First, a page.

NHA Hemp Blog, Editorial
It’s a natural state of affairs that as time moves on and human society progresses, there’s a tendency for industries to come and go. We learn new things and develop new technologies and, as a result, certain industries fade out and new ones take their place. Areas with diverse economies based off of multiple industries can usually weather these storms, but it can be harder for rural economies that are often small in scale and tend to lack that diversity. The impact can be severe, leading to limited job prospects, poverty, and sometimes the dissolution of small communities that once thrived.
This is particularly true of certain rural farming and mining communities that have been reliant upon industries such as tobacco farming and coal mining. Over the years we have learned quite a bit about the health hazards of tobacco and the negative environmental and health effects of the coal industry. That knowledge combined with changing market forces have led to reduced jobs and subsequent negative impacts on affected communities. In such situations, it’s wise to have the foresight to seek out new industries to replace the old. In this particular case, I argue not for a new industry, but for the return of an old one, unfairly maligned and of great potential value for our economy.
Hemp is not marijuana. The two are “significantly differentiated at a genome-wide level.”1 Legally, the distinction is in the content of the psychoactive ingredient tetrahydrocannabinol (THC). In Canada, the maximum THC content of hemp is 0.3%.2 In the US, after the Controlled Substances Act (1970), “hemp is no longer recognized as being distinct” from marijuana, regardless of THC content.3
Botanically, there are several variants of Cannabis, though there is disagreement on exactly how to classify them. All contain cannabinoids, though not all are psychoactive. The two major types of cannabinoids are THC and an anti-psychoactive cannabinoid known as CBD. The type of cannabis that is high in THC and low in CBD is known as marijuana and the type that is low in THC and high in CBD in known as hemp.4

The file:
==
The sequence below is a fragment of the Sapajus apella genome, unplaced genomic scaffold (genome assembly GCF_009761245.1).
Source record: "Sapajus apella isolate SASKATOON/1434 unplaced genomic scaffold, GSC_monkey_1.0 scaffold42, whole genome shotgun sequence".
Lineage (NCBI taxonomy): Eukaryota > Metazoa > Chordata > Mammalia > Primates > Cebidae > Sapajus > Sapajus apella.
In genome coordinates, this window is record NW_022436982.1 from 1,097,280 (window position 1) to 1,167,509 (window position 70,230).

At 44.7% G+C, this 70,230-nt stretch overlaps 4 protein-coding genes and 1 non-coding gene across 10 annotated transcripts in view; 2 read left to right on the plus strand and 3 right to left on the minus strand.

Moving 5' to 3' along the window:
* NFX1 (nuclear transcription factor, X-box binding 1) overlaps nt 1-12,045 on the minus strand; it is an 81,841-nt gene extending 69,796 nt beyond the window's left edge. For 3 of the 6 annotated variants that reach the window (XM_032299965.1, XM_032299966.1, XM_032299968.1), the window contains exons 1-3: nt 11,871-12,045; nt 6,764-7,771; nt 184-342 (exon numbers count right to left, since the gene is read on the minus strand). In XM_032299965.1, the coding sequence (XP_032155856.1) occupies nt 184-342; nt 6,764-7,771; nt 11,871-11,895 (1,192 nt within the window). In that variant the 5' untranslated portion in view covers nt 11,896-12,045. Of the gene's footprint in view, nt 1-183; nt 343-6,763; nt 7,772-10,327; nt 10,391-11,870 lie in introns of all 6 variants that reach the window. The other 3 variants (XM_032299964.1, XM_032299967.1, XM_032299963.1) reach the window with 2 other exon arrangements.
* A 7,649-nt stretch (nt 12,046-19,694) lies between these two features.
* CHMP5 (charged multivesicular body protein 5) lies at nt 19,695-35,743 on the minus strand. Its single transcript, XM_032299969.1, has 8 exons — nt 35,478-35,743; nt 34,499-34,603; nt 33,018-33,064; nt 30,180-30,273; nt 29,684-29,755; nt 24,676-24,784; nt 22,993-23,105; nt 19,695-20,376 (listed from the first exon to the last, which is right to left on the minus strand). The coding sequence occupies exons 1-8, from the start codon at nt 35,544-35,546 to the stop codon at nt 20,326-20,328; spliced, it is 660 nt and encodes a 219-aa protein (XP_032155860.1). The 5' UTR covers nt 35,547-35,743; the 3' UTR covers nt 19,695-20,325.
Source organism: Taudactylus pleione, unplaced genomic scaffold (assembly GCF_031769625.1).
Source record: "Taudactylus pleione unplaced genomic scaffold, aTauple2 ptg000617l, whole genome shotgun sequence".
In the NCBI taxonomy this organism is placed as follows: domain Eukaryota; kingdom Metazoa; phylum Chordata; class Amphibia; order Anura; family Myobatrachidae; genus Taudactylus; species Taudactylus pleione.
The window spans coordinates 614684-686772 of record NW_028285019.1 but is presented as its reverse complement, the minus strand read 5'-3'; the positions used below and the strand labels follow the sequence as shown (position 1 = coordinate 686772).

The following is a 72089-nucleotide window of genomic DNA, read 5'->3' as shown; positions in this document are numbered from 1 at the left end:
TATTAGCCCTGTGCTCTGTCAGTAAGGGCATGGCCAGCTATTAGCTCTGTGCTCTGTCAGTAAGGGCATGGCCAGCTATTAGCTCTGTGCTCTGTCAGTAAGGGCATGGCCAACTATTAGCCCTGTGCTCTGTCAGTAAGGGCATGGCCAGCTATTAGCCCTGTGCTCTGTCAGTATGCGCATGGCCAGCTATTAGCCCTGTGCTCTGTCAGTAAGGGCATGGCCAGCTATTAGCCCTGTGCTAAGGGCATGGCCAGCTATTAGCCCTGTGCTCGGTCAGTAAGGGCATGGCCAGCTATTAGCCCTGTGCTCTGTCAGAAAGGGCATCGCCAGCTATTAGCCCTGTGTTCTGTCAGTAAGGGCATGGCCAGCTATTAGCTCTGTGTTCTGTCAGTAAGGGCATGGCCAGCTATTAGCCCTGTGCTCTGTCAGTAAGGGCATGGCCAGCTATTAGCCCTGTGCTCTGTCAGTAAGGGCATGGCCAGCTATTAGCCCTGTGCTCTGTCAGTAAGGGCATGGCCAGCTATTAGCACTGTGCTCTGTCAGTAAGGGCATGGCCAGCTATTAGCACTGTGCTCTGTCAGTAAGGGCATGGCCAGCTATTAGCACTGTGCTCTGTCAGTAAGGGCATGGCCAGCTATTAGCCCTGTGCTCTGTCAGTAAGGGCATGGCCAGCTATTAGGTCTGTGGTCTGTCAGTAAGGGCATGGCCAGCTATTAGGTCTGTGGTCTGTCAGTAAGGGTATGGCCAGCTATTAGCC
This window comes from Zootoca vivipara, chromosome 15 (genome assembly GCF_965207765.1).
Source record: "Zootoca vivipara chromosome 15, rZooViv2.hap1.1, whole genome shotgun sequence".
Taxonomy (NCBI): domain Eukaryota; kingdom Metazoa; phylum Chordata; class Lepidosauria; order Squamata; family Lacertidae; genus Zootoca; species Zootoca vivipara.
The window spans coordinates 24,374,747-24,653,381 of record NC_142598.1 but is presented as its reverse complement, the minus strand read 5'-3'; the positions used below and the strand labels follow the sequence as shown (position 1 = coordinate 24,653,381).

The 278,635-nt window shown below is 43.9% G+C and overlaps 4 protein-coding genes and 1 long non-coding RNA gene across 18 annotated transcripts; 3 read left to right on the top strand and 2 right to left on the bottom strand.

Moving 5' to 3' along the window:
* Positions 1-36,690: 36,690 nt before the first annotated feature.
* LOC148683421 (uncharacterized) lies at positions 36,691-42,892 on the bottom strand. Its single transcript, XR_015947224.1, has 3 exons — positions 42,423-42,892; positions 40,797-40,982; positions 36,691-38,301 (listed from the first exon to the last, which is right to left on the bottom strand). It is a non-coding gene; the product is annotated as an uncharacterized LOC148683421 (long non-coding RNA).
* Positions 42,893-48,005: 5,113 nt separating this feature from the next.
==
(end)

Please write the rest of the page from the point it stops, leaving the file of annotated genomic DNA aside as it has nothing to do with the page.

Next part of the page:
Hemp is produced for its fiber and oil rather than for its flowers and has an extensive history as a cash crop, not just in the US, but worldwide. In our country’s past, it was used primarily to make rope, but also cloth and paper. Today it is used for those things, but also for health foods, body care products, clothing, auto parts, construction materials, biofuels, plastic composites, and more. The wide variety of uses for hemp give it great potential as a modern cash crop. It has particular promise to supplement or replace tobacco as a cash crop in regions such as Kentucky where tobacco has predominated for years, particularly since government support for growing tobacco ended in 2004.5 In addition, there are environmental benefits since hemp is well suited as a rotation crop, can be grown without pesticides, and is a high yield crop.6
Some law enforcement officials argue that farmers could hide marijuana plants in their hemp fields, however with cross pollination being an issue, this is not something that farmers would be likely to try. The hemp plants cross pollinating with the marijuana plants would lead to marijuana with reduced THC content, with is an undesirable consequence.6 Also, marijuana plants are typically planted further apart than hemp plants to encourage the growth of their leaves & flowers, whereas hemp plants are typically grown closer together as the stalks are what is of primary value.7 Finally, as marijuana itself becomes decriminalized from state to state, the issue is increasingly benign.
There are two bipartisan bills in congress that would bring back hemp farming and rural jobs. It is our wish that President Trump would work with congress to pass hemp legislation in 2017. Please see the petition below to lend your support to that cause.
- West, David P. PhD. Hemp & Marijuana: Myths & Realities. Madison: North American Industrial Hemp Council: 1998. http://www.naihc.org/hemp_information/content/hemp.mj.html
- Rubin, Saul. Offbeat Marijuana: The Life and Times of the World’s Grooviest Plant. Santa Monica: Santa Monica Press: 1999. Print.